Life moved on, naturally, for me, and my ties to the campus ministry lessened after graduation. A few tough years for the ministry followed where a shifting of student leadership and cleaning of house occurred, and all has seemed a bit more smooth in the years following.

Reading the Atlantic article today, I remembered these years, and finally found a framework of understanding for the uncertainty that lived in my heart around the things on the fringe – the excessive charismatic practices, the pressure (from only a few) to forsake all and engage in the ministry only, and the “it” club of super-spiritual Christians.

It’s a framework of understanding that where there is great godliness, great evil also lurks.

What I sensed on a very small scale within the campus ministry existed in the same manner within IHOP U and this particular group of men and women. As the Bible teaches, the road to destruction, even in the midst of great godliness, is wide and paved with destruction. The same evil exists in our churches, ministries, and God-centered schools today. Eternal victory is the Lord’s, yet we walk beside darkness as deep as the full evil of Satan each day.

This thought lends itself neatly to an admonition to ensure we, as Christians, continue to remain involved in the social communities around us so that we may be the hands and feet of Christ. And that thought is a good thought.

However, the lesson, for me, was the reality and depth of God’s forgiveness. The young men in the article committed horrid, disgusting, vile, sinful acts in a number of avenues. They took someone’s life and dignity. They lied. They should pay, significantly, for the sins they committed.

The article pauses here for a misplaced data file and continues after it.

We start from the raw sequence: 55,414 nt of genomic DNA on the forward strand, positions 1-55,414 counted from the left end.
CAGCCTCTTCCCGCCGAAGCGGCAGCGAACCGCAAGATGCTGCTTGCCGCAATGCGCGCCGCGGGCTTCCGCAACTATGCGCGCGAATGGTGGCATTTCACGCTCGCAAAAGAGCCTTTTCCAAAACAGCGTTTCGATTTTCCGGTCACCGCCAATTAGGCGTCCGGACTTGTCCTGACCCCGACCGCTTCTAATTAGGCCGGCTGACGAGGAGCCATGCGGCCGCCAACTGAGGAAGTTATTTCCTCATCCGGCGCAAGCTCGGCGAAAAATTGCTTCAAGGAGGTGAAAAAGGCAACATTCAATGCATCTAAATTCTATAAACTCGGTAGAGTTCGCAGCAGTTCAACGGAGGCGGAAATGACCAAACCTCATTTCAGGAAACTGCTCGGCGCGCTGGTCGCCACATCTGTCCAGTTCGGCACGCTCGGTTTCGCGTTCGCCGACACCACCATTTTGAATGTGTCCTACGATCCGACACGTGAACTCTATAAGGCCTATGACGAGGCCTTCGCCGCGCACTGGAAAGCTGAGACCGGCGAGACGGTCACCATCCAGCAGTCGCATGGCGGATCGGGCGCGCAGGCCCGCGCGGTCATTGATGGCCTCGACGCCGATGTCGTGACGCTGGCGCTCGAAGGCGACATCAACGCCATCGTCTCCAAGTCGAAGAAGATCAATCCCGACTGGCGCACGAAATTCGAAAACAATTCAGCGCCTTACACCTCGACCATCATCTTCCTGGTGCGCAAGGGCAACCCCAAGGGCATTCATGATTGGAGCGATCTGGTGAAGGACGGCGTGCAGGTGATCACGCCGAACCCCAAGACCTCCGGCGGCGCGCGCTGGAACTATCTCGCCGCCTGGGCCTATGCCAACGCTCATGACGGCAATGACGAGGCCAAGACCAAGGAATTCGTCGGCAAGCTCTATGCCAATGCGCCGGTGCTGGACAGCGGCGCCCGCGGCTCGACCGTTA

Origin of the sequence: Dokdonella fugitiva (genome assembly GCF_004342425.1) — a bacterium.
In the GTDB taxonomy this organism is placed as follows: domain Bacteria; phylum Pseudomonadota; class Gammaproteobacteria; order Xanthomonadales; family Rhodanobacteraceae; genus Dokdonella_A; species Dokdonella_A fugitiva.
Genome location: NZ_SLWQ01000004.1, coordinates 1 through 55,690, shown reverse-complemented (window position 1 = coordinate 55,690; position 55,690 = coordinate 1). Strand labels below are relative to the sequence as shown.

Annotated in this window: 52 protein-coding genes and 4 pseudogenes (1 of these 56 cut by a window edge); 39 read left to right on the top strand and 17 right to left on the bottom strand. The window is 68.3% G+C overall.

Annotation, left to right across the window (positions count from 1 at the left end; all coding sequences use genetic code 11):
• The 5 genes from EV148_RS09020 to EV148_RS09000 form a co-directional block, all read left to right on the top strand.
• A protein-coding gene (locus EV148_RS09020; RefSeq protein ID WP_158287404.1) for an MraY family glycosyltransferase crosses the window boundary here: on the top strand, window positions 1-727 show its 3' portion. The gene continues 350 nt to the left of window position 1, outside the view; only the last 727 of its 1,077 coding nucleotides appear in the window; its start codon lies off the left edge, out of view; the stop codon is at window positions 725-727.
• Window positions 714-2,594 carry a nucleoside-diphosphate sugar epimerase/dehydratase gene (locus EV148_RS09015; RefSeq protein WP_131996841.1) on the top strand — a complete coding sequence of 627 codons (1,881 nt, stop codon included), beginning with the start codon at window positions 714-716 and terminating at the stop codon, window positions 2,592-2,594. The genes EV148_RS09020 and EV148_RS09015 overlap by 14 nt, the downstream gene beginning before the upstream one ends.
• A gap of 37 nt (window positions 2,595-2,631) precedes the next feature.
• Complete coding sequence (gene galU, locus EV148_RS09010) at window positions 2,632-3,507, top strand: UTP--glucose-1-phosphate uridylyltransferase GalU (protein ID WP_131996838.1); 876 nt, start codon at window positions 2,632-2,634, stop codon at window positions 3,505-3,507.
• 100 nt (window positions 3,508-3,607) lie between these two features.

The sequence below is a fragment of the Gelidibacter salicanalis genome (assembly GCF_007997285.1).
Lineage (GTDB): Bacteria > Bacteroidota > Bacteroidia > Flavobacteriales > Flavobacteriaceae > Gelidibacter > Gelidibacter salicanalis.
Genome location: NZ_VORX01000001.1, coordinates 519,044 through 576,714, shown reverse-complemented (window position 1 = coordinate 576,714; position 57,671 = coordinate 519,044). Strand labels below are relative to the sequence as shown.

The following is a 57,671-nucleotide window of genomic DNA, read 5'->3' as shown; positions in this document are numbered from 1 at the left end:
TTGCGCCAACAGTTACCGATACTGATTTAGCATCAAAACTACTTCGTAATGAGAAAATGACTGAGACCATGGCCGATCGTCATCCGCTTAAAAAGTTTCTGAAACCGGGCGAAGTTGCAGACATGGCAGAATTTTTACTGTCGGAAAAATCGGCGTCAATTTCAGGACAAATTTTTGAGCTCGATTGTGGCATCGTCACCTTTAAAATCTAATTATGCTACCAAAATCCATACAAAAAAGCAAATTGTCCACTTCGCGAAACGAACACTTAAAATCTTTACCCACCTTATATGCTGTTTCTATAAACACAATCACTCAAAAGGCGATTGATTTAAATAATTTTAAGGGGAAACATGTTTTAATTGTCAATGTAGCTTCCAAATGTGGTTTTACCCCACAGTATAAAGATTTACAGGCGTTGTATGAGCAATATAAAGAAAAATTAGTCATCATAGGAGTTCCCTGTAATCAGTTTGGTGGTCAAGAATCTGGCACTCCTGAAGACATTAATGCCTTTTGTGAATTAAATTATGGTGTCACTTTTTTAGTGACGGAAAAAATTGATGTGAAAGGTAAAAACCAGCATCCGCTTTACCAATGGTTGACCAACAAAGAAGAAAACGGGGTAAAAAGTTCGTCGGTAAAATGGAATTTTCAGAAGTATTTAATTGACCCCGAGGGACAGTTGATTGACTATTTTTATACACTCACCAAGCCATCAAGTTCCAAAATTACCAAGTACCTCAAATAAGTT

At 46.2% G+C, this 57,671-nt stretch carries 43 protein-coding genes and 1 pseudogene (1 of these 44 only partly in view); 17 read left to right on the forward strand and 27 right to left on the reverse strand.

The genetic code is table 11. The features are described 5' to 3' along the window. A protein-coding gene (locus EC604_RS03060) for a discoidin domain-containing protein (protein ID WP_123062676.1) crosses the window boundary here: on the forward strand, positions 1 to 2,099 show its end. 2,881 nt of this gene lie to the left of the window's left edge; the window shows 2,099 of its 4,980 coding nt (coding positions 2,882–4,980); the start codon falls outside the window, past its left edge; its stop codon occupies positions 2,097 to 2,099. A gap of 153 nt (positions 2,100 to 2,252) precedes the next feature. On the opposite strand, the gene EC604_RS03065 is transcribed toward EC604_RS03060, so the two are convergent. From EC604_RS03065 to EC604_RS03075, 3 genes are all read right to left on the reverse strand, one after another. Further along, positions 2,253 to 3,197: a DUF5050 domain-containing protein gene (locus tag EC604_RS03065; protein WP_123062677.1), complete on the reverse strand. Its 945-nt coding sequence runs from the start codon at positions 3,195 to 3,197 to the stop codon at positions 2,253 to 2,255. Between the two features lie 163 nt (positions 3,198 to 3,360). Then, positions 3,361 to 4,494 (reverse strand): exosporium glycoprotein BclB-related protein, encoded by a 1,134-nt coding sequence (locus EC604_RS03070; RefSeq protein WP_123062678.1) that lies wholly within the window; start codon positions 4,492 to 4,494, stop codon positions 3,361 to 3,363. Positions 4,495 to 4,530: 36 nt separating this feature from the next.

And yet, before they’d ever committed the first sin, God forgave them. Christ died on the cross for those sins. They are pardoned. Yes, God is a righteous God that is angered by the depravity of man. I’ve no doubt God grieved, deeply, for the loss of the young woman’s life and the outpouring of sin in the young men. And I’ve also no doubt God burned with anger at the same actions. That God can forgive, forever, the sins of mankind is incomprehensible to me. That He can continue to love, grant mercy, and cherish someone committing such a sin against another of his creation is incomprehensible.

But my incomprehension doesn’t lessen God’s character one tiny bit. God is God, and His way is forgiveness, love, mercy, faithfulness, and so forth. I see myself as unforgivable, but that doesn’t change the fact that God forgives me. I see myself as unloveable, but that doesn’t stop God from loving me. I see myself as deserving of any and all consequence that may come my way, yet God shows mercy.

So the lesson, today and always, is on God’s character. On His righteousness, His love, and His mercy. On His unrelenting pursuit of our hearts. On His forgiveness that casts sin as far from us as the east is from the west. It’s beautiful, and it’s incomprehensible, and it’s unchanging.

—-

Note: the leaders of the campus ministry in which I was involved were godly men and women that governed with eyes and ears on the Lord. The Board of Directors worked diligently to maintain balance, perspective, and sound theological principals within the ministry. I am not, in the least, likening the campus ministry in which I was involved to the cult discussed in the article.

 

SGI | Travel 2014

I’ve written before about our deep love for St George Island, FL. We had the chance to visit for a week in mid-May, and the week could not have been more perfect. The weather was surprisingly chilly with the high in the low- to mid- seventies every day. The sea breeze was still chilly, and the air was super crisp.

Having now visited SGI in all four seasons, I still can’t pick a favorite. Each season has its own beauty… the rolling fog of winter, summer’s searing sun, the cool breeze and warm water of fall, and spring’s cool water and warm breeze. Here are a few pictures of our spring visit.

SGI beach scape | amy gaines

SGI dunes | amy gaines

SGI boardwalk | amy gaines

SGI railing | amy gaines

SGI beach houses | amy gaines

SGI dunes | amy gaines